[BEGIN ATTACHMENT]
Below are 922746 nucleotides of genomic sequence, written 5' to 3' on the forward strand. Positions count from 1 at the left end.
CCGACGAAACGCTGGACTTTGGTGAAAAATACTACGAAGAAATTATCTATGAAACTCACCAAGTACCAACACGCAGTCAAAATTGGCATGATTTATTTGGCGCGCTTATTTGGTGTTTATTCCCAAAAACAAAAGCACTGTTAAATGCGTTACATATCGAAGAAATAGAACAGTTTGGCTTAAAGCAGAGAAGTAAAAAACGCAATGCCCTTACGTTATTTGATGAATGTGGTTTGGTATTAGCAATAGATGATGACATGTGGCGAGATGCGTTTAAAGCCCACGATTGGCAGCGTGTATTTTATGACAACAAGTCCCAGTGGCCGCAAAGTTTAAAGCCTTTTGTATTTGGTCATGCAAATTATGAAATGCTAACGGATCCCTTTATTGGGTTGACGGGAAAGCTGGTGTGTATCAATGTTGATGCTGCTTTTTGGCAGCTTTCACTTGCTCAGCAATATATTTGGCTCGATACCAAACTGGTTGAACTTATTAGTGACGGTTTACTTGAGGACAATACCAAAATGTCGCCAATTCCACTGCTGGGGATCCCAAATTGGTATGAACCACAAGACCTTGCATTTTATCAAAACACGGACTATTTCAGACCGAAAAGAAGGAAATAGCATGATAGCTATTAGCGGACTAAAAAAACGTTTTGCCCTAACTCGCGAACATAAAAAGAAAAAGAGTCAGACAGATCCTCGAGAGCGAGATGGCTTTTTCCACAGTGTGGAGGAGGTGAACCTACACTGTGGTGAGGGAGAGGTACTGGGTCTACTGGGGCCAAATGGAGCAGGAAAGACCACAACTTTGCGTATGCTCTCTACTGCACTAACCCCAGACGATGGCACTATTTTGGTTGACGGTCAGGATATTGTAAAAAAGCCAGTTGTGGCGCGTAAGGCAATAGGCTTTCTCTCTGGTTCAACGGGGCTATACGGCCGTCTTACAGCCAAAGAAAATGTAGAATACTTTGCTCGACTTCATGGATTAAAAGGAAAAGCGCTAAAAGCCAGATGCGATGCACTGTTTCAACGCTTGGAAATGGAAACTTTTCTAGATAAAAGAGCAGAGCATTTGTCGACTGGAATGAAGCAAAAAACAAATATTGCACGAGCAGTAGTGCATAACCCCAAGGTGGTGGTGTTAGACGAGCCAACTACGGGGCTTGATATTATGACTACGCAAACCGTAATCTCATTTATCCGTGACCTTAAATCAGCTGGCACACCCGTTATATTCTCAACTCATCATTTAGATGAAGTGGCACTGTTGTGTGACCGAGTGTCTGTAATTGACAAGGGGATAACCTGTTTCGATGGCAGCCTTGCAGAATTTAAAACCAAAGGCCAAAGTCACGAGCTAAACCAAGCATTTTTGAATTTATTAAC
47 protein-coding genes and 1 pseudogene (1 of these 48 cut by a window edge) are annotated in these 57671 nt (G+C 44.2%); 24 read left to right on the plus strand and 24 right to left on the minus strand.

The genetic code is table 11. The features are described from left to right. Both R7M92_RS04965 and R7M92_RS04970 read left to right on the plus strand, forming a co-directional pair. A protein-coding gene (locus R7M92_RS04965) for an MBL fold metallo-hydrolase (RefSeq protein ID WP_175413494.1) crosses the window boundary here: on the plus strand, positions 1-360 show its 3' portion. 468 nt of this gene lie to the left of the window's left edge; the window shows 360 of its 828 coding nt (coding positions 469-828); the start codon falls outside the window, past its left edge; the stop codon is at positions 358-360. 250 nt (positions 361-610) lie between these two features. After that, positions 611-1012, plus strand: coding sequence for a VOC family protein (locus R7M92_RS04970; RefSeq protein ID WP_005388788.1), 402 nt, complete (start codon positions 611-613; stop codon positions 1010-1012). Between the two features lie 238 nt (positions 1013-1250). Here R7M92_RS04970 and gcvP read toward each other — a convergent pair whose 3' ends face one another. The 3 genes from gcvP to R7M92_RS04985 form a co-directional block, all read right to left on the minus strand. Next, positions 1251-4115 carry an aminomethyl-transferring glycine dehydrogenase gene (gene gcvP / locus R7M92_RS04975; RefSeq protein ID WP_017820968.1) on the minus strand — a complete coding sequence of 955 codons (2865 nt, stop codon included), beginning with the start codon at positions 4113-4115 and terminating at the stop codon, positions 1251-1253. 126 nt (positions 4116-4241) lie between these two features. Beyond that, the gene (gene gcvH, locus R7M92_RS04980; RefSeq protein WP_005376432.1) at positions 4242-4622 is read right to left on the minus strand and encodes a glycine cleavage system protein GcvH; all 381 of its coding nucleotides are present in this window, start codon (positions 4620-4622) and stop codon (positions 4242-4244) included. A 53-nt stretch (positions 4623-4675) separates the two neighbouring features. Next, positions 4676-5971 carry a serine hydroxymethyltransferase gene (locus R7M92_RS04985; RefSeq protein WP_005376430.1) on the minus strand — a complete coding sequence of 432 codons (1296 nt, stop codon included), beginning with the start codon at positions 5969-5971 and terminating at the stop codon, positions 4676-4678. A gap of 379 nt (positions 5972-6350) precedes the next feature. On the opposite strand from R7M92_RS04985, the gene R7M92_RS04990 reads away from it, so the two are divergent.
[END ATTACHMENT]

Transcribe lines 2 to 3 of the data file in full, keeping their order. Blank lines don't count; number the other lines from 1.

CCGACGAAACGCTGGACTTTGGTGAAAAATACTACGAAGAAATTATCTATGAAACTCACCAAGTACCAACACGCAGTCAAAATTGGCATGATTTATTTGGCGCGCTTATTTGGTGTTTATTCCCAAAAACAAAAGCACTGTTAAATGCGTTACATATCGAAGAAATAGAACAGTTTGGCTTAAAGCAGAGAAGTAAAAAACGCAATGCCCTTACGTTATTTGATGAATGTGGTTTGGTATTAGCAATAGATGATGACATGTGGCGAGATGCGTTTAAAGCCCACGATTGGCAGCGTGTATTTTATGACAACAAGTCCCAGTGGCCGCAAAGTTTAAAGCCTTTTGTATTTGGTCATGCAAATTATGAAATGCTAACGGATCCCTTTATTGGGTTGACGGGAAAGCTGGTGTGTATCAATGTTGATGCTGCTTTTTGGCAGCTTTCACTTGCTCAGCAATATATTTGGCTCGATACCAAACTGGTTGAACTTATTAGTGACGGTTTACTTGAGGACAATACCAAAATGTCGCCAATTCCACTGCTGGGGATCCCAAATTGGTATGAACCACAAGACCTTGCATTTTATCAAAACACGGACTATTTCAGACCGAAAAGAAGGAAATAGCATGATAGCTATTAGCGGACTAAAAAAACGTTTTGCCCTAACTCGCGAACATAAAAAGAAAAAGAGTCAGACAGATCCTCGAGAGCGAGATGGCTTTTTCCACAGTGTGGAGGAGGTGAACCTACACTGTGGTGAGGGAGAGGTACTGGGTCTACTGGGGCCAAATGGAGCAGGAAAGACCACAACTTTGCGTATGCTCTCTACTGCACTAACCCCAGACGATGGCACTATTTTGGTTGACGGTCAGGATATTGTAAAAAAGCCAGTTGTGGCGCGTAAGGCAATAGGCTTTCTCTCTGGTTCAACGGGGCTATACGGCCGTCTTACAGCCAAAGAAAATGTAGAATACTTTGCTCGACTTCATGGATTAAAAGGAAAAGCGCTAAAAGCCAGATGCGATGCACTGTTTCAACGCTTGGAAATGGAAACTTTTCTAGATAAAAGAGCAGAGCATTTGTCGACTGGAATGAAGCAAAAAACAAATATTGCACGAGCAGTAGTGCATAACCCCAAGGTGGTGGTGTTAGACGAGCCAACTACGGGGCTTGATATTATGACTACGCAAACCGTAATCTCATTTATCCGTGACCTTAAATCAGCTGGCACACCCGTTATATTCTCAACTCATCATTTAGATGAAGTGGCACTGTTGTGTGACCGAGTGTCTGTAATTGACAAGGGGATAACCTGTTTCGATGGCAGCCTTGCAGAATTTAAAACCAAAGGCCAAAGTCACGAGCTAAACCAAGCATTTTTGAATTTATTAAC
47 protein-coding genes and 1 pseudogene (1 of these 48 cut by a window edge) are annotated in these 57671 nt (G+C 44.2%); 24 read left to right on the plus strand and 24 right to left on the minus strand.